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The Collegian

The Student News Site of Tarrant County College

The Collegian

The Student News Site of Tarrant County College

The Collegian

Dental hygiene program reveals healthy habits

Cindy O’Neal
Cindy O’Neal

By Sandy Hill/reporter

Cindy O’Neal
Cindy O’Neal

Halloween, Thanksgiving and Christmas mean many students will be eating lots of candy and sugary desserts. Good news for the taste buds, but potentially bad news for the teeth.

A recent conversation with Cindy O‘Neal, assistant professor and coordinator of TCC’s dental hygiene program, revealed some new and maybe not-so-new insights on dental hygiene.

Q. What are the most prevalent problems you see in college-aged students?

The gum diseases gingivitis and periodontitis. Gingivitis is mild inflammation of the gums due to plaque buildup. It is reversible with proper brushing and flossing. Periodontitis is infection of the bone, which goes much deeper. Once you lose the bone and the supporting structures of the teeth, you can’t get that back. You can maintain it, but you can’t get it back. All of these things are preventable just by performing your daily regimen of brushing and flossing.

Q. What is the number one culprit for college students relating to dental health?

Poor nutrition, stress and lack of sleep. Basically, too much sugar and junk food and not enough good nutrition. Vitamin B and C are very important for oral health. Also, many students don’t spend the proper amount of time with oral hygiene. Vitamin C helps with the immune system and fighting bacterial infections. We have bacteria that preside in our mouths all the time. Some are good bacteria, and some are bad bacteria, and if you don’t keep that under control, the bad tends to take over, and that’s what causes gum disease. Vitamin B has a lot to do with the tissue health, keeping your collagen and all those things that make up the tissue healthy.

Q. How can students best take care of their teeth when dealing with issues of stress, poor diet and sleep deprivation?

Brush twice a day for at least two minutes, the longer the better. A powered toothbrush has been shown to be better than a manual toothbrush. Floss at least once a day. Cut back on sodas. Cut back on sugary snacks between meals. Take a multi-vitamin and drink more water. Water Piks are good. They don’t replace flossing, but they do help. They’re really good for people who have braces.

Q. At what age do wisdom teeth typically become an issue, and is it necessary to remove them?

Age 17 to 18 is usually when students start having their wisdom teeth removed. Sometimes students get infections when the teeth don’t have enough room to come in. When the teeth partially come through the gum, it leaves them open to infection getting through and bacteria being trapped around the gum.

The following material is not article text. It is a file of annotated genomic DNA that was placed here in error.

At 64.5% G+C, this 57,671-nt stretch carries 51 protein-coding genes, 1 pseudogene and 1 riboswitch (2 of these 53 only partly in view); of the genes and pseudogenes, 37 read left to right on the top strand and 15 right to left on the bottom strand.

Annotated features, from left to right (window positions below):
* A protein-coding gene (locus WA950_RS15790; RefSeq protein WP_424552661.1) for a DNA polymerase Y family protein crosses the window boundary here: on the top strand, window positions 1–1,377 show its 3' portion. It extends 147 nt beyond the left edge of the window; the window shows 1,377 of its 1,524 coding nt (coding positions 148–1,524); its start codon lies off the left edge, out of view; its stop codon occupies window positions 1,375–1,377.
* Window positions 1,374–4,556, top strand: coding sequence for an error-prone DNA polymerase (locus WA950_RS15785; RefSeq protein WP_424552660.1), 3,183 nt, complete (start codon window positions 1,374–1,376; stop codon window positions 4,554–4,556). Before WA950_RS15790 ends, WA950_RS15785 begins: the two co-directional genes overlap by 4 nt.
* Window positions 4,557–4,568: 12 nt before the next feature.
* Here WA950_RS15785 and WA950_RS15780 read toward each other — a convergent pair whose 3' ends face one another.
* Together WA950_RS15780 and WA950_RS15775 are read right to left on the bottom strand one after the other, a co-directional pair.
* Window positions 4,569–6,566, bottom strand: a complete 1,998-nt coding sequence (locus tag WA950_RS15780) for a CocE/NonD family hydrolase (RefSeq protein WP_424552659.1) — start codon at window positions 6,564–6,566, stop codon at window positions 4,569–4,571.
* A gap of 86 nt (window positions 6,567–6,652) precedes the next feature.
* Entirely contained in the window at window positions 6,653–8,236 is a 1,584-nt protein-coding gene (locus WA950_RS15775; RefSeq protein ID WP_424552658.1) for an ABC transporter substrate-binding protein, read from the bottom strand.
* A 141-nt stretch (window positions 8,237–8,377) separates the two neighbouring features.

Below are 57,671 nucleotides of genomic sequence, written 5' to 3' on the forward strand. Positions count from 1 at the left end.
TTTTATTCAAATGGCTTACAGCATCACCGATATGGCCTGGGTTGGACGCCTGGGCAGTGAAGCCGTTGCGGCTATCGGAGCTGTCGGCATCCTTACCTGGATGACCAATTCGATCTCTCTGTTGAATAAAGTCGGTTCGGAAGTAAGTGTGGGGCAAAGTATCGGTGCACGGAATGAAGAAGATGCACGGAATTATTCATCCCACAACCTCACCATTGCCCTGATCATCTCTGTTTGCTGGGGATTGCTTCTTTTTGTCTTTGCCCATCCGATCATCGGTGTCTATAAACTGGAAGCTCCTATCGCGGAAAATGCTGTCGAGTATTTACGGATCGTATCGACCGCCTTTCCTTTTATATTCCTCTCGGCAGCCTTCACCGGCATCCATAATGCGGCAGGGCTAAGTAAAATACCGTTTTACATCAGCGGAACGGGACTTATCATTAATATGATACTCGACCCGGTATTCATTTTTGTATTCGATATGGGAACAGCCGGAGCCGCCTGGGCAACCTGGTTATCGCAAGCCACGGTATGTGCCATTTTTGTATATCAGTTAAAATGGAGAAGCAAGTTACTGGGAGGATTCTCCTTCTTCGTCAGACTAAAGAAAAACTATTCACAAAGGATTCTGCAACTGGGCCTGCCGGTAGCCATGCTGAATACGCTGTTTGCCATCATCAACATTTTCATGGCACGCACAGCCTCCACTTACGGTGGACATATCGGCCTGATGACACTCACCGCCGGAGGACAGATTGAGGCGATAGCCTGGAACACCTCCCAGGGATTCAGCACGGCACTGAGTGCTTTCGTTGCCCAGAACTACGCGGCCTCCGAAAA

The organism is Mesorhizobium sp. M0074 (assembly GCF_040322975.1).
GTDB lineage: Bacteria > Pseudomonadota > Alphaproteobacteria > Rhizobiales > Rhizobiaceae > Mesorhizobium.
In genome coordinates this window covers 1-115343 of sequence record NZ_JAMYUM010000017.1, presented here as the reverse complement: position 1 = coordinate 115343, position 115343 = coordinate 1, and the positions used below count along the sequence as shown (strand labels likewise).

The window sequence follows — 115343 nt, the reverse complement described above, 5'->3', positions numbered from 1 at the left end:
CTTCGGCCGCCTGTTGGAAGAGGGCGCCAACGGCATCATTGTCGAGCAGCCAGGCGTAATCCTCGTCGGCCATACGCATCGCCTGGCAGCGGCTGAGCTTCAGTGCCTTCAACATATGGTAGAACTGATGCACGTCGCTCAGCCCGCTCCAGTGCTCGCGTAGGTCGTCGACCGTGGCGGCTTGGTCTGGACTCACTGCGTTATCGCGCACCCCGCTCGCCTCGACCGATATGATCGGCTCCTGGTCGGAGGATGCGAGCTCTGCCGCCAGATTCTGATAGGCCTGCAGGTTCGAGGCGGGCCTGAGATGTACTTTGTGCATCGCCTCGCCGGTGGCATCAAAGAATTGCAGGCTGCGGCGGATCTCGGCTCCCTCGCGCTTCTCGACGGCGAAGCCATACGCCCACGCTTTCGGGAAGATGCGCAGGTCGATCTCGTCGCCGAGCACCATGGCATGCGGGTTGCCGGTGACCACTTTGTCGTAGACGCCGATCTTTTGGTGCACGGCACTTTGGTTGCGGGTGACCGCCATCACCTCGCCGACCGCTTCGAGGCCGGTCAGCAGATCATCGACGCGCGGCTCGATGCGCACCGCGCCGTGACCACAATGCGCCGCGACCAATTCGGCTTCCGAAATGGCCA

Students need an evaluation, a panoramic x-ray to see where the wisdom teeth are and if they are even present. Some people never have them. Some people have plenty of room for them and some don’t. Some people have wisdom teeth that come in sideways, but they may never erupt through the gum.

Q. How do energy drinks adversely affect the teeth?

A lot of people think the energy drinks are healthy, and they are not. Scrutinize the ingredient list. A lot of them are high in acid, which erodes and breaks down the enamel on the teeth. The acid and sugar make for a bad combination.

Q. What is the one thing you would recommend students do differently in their diet to keep their teeth healthy? 

Eat more fruits and vegetables. Those have a natural cleansing ability. The coarser the food, the more natural cleansing ability they have. For example, raw apples, celery and carrots have a natural detersive effect that helps clean the teeth.

Q. What about the adage of chewing gum after a meal?

Absolutely, look for things that have the sugar substitute xylitol. Xylitol actually inhibits the bacteria that cause cavities and also increases the saliva flow, which helps clean and buffer the mouth. It has a lot of positive benefits. It has a natural cleansing effect.

Not all sugar-free gums have it, but it should be the first or second ingredient. Any gum is beneficial, but those are better.

Q. If there was one thing you could stress to college students about dental health, what would it be?

Do the preventive things early on, and you’ll have a healthy mouth the rest of your life.

Take care of things early. Don’t let it get out of control. Do your homework. Be sure to brush and floss every day. If you can, go in to see your dentist at least once a year.

When students are trying to work and make money to pay for school and their living expenses, I’m sure dental health is usually one of the last things they really think about. But, that neglect they will pay for later.

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